8

No they didn't. The deduction that (very) heavy elements are being produced is somewhat indirect and involves creating a theoretical model of the expanding "fireball" and comparing that model against measurements of brightness vs time at a range of wavelengths and against spectra (mostly in the infrared) as the afterglow faded. Normally, when we view a ...


6

I think it is generally expected that the merger of two neutron stars will lead to the formation of a black hole. What is more uncertain is whether that black hole forms straight away, or an intermediate state of a hyper(/supra)massive neutron star forms (see, e.g. Sec IIC of Hotokezaka et al, PRD, 044026, 2013 for a definition of hypermassive and ...


4

Any of these phenomena would be visible to the naked eye if they occured in the Milky Way, or a neighbouring galaxy (such as the Magellanic clouds) and was not obscured by dust. At the distance of stars, all of these would appear star-like. Supernovae have been seen, most recently in 1987, when there was a supernova in the Large Magellanic cloud. It had a ...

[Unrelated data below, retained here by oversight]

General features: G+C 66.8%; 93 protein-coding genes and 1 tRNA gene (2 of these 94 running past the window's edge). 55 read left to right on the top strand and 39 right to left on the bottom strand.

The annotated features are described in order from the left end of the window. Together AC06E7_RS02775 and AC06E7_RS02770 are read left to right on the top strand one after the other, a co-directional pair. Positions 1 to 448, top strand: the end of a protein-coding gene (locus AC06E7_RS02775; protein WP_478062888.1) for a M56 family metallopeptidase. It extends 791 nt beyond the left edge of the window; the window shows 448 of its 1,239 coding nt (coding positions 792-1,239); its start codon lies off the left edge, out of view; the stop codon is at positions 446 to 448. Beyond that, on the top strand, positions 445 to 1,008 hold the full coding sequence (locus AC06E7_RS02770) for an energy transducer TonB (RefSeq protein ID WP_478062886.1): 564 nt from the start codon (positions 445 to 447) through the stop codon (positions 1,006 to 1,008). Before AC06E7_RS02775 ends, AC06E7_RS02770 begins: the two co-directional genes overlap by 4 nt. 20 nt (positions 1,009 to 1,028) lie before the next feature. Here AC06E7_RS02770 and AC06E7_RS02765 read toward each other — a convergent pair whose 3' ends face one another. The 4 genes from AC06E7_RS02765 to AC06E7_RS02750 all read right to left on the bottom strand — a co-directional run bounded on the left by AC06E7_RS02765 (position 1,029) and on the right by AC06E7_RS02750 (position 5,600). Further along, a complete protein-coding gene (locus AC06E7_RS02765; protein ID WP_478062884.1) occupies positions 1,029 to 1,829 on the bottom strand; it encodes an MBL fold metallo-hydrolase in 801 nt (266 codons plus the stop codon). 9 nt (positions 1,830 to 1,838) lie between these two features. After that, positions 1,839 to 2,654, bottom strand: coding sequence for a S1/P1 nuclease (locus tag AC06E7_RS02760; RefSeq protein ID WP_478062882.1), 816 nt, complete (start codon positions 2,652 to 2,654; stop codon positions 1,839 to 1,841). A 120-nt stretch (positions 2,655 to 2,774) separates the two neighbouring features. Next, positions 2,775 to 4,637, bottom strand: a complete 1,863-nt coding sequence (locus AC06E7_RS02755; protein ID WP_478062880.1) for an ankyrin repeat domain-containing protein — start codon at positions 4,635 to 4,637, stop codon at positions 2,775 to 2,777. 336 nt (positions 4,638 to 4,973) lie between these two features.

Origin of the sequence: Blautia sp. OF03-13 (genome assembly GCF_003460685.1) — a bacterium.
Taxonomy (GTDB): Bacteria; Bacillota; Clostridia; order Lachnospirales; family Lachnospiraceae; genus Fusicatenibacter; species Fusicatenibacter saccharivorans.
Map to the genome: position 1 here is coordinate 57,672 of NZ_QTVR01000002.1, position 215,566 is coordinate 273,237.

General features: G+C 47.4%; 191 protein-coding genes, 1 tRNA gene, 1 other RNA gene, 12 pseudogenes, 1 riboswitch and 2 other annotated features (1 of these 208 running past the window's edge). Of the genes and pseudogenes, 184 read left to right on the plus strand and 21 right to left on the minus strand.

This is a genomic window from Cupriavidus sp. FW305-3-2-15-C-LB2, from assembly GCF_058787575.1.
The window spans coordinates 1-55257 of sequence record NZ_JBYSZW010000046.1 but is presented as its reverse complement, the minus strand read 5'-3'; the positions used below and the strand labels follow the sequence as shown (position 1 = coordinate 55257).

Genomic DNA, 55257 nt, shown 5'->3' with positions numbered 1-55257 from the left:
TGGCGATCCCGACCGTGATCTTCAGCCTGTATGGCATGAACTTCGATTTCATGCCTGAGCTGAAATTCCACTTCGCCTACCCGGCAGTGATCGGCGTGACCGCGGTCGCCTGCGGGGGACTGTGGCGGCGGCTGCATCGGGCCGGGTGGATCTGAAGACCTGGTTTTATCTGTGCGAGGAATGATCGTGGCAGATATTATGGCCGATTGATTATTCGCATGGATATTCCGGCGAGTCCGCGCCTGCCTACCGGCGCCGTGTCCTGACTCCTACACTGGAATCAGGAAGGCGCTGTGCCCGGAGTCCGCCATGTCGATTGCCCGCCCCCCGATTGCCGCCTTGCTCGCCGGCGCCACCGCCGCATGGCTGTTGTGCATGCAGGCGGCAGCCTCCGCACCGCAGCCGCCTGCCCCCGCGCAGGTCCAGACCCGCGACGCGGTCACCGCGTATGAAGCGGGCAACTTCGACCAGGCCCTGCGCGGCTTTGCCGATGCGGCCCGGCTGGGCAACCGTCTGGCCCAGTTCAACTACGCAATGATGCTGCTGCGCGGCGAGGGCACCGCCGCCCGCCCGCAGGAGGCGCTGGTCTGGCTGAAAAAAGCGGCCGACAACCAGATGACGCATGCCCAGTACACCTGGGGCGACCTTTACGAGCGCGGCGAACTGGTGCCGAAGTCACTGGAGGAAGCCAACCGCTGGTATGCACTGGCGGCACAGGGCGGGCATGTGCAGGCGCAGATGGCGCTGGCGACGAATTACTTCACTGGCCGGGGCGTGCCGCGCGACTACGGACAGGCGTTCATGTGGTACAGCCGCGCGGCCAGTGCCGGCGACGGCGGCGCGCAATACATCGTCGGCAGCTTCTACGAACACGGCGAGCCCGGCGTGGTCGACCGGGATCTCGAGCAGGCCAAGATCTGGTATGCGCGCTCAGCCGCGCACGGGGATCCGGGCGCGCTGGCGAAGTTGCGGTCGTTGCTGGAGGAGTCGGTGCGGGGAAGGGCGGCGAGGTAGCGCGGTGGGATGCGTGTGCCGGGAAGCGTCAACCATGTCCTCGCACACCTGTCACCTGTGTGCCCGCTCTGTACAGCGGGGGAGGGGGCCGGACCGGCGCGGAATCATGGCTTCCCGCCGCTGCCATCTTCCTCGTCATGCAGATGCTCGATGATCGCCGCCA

3

This is a kind of silly question because you are dealing with object (stars, etc) that cannot exist in an atmosphere so treat the whole below as a bit of a lark. The decibel scale is logarithmic. 120 dB is one joule of sound energy. 130 Joules is ten times more: 10 Joules, 140 is 100 Joules etc. (Source) The loudest sound on Earth is said to be Krakatoa at ...


2

When two neutron stars collide, the resulting supernova is called a "kilonova," producing much more energy than a regular supernova. Additionally, heavier elements are formed, such as gold, platinum, etc. Other effects of this collision include a gamma-ray burst and/or gravitational waves. The object formed after the event can either be a heavier ...


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